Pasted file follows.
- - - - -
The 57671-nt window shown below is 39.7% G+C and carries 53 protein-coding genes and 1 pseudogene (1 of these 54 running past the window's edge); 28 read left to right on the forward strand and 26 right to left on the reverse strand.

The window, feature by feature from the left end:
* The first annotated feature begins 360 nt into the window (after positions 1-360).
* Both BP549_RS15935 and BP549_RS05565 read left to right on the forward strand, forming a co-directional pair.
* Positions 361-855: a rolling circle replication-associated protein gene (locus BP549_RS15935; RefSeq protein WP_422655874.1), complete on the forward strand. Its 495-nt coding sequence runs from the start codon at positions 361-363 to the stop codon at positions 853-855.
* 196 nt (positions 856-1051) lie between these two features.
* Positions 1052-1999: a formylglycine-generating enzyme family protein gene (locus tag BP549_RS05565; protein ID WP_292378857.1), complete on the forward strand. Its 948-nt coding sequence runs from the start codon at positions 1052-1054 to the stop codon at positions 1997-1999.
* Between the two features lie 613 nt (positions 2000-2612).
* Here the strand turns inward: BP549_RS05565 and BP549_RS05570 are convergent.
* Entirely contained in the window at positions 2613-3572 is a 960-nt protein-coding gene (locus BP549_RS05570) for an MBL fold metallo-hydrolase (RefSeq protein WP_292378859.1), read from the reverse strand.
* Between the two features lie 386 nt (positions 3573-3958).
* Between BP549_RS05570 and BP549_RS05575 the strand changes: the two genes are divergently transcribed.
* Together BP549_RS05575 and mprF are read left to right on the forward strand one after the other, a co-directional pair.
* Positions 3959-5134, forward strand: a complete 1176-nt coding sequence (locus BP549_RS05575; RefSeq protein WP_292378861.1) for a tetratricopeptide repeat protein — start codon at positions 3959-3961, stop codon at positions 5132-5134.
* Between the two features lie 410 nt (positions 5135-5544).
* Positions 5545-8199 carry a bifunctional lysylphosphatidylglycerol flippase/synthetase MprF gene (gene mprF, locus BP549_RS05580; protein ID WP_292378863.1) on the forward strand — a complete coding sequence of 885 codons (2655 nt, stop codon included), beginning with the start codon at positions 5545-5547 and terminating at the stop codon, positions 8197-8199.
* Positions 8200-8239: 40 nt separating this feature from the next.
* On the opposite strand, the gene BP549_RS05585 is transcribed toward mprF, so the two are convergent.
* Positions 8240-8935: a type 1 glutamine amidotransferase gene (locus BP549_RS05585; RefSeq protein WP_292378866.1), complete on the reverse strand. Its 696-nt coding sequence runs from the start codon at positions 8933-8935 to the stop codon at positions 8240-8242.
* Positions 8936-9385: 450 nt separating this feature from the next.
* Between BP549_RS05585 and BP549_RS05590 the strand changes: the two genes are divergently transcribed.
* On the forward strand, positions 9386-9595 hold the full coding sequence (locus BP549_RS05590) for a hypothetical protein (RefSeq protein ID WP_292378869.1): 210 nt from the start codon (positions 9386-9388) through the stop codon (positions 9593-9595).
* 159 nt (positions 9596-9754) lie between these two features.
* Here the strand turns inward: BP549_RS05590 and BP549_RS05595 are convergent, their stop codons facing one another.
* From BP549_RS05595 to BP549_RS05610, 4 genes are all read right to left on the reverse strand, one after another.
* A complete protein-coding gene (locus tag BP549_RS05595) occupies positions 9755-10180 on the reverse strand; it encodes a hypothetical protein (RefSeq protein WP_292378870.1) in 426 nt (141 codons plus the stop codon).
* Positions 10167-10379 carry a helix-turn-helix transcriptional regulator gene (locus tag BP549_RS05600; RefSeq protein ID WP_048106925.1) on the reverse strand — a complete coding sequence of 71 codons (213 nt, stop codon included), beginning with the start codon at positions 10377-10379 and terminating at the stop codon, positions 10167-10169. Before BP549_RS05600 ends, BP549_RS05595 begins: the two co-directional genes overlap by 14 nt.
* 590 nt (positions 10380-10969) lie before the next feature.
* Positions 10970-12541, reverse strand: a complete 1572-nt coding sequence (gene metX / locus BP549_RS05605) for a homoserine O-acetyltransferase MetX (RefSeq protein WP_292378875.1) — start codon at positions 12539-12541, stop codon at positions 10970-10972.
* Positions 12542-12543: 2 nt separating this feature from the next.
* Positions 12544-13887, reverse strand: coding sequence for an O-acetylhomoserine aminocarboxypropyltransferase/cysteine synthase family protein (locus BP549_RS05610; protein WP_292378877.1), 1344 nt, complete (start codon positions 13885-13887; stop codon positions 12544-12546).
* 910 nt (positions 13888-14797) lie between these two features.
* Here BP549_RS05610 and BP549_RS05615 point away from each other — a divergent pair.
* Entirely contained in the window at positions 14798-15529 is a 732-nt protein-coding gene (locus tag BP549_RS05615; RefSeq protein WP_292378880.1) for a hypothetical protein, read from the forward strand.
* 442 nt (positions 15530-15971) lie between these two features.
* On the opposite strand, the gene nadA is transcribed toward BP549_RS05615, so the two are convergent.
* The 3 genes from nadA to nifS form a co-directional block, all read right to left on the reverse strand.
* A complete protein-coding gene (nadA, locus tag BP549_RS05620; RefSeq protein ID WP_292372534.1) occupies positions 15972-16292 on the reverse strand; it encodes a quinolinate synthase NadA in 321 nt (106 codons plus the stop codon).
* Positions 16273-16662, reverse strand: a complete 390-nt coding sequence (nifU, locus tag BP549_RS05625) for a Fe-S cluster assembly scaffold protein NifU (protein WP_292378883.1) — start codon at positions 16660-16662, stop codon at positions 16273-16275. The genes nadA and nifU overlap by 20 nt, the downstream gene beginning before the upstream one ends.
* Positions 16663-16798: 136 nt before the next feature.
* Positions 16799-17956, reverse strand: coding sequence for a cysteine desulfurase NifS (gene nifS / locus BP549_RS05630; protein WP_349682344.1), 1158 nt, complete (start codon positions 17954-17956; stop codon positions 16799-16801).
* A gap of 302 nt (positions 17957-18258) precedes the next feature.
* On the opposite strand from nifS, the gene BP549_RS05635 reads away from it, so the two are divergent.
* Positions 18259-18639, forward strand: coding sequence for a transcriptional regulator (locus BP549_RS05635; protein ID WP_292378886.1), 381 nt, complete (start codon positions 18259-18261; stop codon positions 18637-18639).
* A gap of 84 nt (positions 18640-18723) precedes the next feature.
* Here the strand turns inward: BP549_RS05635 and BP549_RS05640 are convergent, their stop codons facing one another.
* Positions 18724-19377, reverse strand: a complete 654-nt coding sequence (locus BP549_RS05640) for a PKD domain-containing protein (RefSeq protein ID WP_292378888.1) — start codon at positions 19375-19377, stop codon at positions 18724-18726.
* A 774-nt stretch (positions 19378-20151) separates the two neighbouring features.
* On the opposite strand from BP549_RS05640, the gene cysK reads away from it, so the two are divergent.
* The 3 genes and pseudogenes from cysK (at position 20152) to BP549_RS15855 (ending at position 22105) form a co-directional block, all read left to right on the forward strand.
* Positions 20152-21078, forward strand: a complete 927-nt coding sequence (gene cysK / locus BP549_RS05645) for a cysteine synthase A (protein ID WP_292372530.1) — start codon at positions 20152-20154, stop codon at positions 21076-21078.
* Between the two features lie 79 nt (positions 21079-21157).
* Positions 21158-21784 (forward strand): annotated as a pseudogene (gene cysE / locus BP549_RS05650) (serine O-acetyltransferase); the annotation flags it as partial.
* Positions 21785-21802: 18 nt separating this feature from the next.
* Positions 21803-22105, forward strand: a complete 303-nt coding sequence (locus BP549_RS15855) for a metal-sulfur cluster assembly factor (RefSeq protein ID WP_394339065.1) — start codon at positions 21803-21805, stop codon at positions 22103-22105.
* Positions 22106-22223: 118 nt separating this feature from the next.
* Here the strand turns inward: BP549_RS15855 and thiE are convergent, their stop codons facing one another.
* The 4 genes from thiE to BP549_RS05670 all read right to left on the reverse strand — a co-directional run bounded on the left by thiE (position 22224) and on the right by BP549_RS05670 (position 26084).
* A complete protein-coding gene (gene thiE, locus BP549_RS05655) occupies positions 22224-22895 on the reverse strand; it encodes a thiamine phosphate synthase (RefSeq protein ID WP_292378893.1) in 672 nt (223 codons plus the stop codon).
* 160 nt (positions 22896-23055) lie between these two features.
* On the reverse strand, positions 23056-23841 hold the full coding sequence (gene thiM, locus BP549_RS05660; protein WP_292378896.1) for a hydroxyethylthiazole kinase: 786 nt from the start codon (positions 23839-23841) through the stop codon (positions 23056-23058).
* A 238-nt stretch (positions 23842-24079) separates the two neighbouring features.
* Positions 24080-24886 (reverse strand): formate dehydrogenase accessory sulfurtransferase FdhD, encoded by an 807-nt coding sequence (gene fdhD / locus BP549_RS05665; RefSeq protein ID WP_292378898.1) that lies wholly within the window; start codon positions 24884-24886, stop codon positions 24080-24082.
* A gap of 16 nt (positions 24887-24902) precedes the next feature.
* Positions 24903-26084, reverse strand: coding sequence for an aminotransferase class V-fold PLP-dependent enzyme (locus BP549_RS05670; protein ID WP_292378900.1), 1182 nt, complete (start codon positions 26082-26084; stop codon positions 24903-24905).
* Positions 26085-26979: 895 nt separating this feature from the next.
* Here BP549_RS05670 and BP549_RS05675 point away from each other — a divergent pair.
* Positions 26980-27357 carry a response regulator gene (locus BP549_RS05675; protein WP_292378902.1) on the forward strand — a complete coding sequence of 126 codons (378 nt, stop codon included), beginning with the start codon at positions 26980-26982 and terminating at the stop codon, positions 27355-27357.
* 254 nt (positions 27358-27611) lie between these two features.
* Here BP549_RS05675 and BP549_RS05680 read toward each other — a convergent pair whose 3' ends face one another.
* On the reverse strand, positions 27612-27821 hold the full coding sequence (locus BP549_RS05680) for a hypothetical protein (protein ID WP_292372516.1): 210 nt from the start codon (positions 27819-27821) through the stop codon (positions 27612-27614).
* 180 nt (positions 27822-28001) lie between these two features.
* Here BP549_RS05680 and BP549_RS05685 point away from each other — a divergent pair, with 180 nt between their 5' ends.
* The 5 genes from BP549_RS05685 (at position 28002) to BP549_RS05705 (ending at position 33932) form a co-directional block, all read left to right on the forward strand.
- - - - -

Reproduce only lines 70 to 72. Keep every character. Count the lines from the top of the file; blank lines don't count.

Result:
* Here BP549_RS05675 and BP549_RS05680 read toward each other — a convergent pair whose 3' ends face one another.
* On the reverse strand, positions 27612-27821 hold the full coding sequence (locus BP549_RS05680) for a hypothetical protein (protein ID WP_292372516.1): 210 nt from the start codon (positions 27819-27821) through the stop codon (positions 27612-27614).
* 180 nt (positions 27822-28001) lie between these two features.